“Many English toolmakers worked in small shops located in or near their homes. the working and living conditions of this Birmingham nailmaker probably differed little from that of many metalworkers who made tools under the “putting out” system [piecework contributing to multi step product to be finished at a unifying facility]. Ink and wash drawing, ca 1800, by J. Barber (1758-1811). reproduced by permission of Birmingham City Museums and Art Gallery, Birmingham, England.” From “Working Wood in Eighteenth Century America,” by Gaynor and Hagerdom, page 7.  Christopher Gabriel very likely used a piecework system like this, especially as his business and production levels grew in later years.

In the 18th century, what we now know as mitre planes were simply called “iron planes.”  The 1793 shop inventory for the French  harpsichord maker Pascal Taskin made references for “iron planes.”  Gabriel’s business record book for 1800 made the first English reference of “mitre planes,”  albeit  for wooden mitre planes with a mouth closing block or stop.  Gabriel still used the term “iron plane” to notate his iron mitre plane in the 1800 ledger.  Subsequent usage of the term mitre plane can be found in the Sheffield tool dealer J. Wilkes catalog of c. 1829:

707.   Strait block 2 1/4″        3  0………………..4    6  (Double)            

708.   Mitre do. with stop and iron reversed…….9    0

709.   Iron do.  steel faced…………………………25  0

From “British Planemakers from 1700″  3rd Edition, by Jane and Mark Rees.  Page 111.

Early English mitre planes were expensive!

C. Gabriel mitre plane, rosewood infill, 10 1/4" long with a 2 1/4" iron.

C. Gabriel mitre plane no. 220, rosewood infill, 10 1/4″ long with a 2 1/4″ iron. Mitre has thin wrought iron sides dovetailed to a thick 1/4″ blister steel sole.  Christopher Gabriel (b.1746 in Cornwall) started making planes in London by 1770, and he continued making them until his death in 1809.  His sons continued making planes as late as 1822.  During the 1790s, after Christopher’s sons took over, the firm diversified into making beds and chairs, as well as parts for pianos.  A few years later, the family continued as a large wood supplier in London, and they remained in business until well into the 20th century.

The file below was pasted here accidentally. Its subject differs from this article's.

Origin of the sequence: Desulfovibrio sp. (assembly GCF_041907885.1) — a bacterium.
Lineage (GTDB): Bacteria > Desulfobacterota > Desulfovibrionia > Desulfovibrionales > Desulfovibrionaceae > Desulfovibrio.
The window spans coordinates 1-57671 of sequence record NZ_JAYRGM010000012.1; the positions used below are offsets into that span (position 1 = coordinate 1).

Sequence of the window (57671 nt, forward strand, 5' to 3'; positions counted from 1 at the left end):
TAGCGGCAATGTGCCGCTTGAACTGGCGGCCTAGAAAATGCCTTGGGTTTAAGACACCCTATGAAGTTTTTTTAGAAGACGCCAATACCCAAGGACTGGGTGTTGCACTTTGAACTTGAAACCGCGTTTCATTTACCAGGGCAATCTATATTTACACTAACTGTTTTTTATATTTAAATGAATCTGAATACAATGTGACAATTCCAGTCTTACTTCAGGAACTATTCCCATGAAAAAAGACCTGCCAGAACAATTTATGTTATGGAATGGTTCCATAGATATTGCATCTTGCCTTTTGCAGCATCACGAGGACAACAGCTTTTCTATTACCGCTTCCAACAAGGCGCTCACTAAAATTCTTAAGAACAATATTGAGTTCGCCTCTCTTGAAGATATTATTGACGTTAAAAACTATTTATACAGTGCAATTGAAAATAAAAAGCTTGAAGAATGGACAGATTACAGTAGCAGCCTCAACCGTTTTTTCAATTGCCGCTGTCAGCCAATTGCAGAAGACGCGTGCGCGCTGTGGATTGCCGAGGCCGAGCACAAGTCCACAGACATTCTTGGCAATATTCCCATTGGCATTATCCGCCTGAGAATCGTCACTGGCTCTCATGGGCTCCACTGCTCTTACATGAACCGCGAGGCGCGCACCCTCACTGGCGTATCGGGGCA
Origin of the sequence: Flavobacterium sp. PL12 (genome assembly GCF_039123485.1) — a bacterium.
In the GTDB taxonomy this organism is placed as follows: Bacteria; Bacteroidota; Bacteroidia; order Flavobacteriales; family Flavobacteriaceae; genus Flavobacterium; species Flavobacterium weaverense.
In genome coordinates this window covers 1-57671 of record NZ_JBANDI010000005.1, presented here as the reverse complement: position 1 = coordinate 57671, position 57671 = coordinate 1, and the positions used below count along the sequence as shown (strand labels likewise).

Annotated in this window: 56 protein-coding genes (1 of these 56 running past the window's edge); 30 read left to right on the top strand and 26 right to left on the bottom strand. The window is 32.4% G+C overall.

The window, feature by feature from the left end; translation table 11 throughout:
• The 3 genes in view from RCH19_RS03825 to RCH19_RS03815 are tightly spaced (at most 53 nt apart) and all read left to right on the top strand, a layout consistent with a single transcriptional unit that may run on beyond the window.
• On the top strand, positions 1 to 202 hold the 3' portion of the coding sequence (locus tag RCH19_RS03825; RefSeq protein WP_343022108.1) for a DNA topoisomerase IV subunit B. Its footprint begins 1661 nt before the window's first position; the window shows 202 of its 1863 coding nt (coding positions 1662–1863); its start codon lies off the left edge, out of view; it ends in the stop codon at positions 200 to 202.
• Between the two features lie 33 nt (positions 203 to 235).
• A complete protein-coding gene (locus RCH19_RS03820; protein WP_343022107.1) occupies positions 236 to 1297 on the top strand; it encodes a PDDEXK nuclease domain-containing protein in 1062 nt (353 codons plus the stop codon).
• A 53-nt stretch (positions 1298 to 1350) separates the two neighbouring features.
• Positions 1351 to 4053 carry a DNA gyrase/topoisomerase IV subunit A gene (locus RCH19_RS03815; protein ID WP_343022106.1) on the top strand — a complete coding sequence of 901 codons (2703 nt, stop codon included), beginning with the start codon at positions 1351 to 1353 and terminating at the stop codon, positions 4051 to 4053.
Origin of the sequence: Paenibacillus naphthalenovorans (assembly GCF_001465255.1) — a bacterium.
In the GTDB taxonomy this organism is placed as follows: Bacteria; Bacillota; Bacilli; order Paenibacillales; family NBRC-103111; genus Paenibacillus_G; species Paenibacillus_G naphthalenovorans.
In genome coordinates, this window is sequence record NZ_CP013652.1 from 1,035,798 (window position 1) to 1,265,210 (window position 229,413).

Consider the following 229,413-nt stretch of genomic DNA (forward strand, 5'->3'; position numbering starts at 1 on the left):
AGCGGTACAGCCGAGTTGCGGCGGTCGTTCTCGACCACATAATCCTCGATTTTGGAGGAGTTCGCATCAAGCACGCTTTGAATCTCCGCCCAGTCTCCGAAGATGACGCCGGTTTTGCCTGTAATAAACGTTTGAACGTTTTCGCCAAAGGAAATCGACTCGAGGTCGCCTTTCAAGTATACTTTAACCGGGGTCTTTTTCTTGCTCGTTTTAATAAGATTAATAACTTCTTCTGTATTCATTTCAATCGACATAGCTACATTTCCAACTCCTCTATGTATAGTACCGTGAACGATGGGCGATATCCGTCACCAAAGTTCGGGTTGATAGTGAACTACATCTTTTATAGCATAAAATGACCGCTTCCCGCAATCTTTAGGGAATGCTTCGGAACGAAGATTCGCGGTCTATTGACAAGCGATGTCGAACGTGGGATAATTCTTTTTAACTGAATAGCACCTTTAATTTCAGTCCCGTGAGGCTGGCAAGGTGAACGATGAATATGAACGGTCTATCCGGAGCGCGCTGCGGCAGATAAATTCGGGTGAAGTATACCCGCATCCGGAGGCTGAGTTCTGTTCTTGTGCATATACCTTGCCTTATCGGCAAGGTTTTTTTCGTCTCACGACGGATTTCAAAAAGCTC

Closeup of the Gabriel bridge. After more than 200 hundred years, the original inscription has been overwritten at least one, but much of the original Gabriel inscription is still visible.

Closeup of the Gabriel mitre plane bridge. After more than 200 hundred years, the original inscription has been overwritten at least once, but a fair amount of the original Gabriel signature is still visible.  G__RIEL can still be seen.  ‘E’ doesn’t show as well as it could in this photo.  This Gabriel mitre plane is clearly marked with 220; many of the relatively few surviving marked Gabriel mitres are numbered.  As far as I know, no one really knows what these numbers represent.

Gabriel & Son “Plane and Looking Glass Manufacturers,” (mirrors) Roger Wakefield’s Merchants and Tradesman’s General Directory for London, 1793.

From Gabriel’s early years, a full range of woodworking tools were supplied, but wooden planes always remained his core business.  Mitre planes were not stocked in anything but small numbers, and while relatively new and innovative in the English box mitre format, they were not a primary focus of the Gabriel enterprise.

Harwood’s 1813 map (partial) showing Old Street and Banner Street in East London, near Shoreditch. Gabriel worked out of 100 Old Street until ~1793. In that year the business was moved to Numbers 31 and 32 Banner Street.

Gabriel mitre plane. Gumetal sides. David Stanley Auctions. c 2013

Gabriel mitre plane, with gunmetal sides. Number 492, and also noted in the book “Christopher Gabriel and the Tool Trade in 18th Century London,” by Jane and Mark Rees.  10  1/4″ long, with a 2″ cutter.  Also in the book “Antique Woodworking Tools,” by David R. Russell, no. 870.  Photo from David Stanley Auctions. c 2013.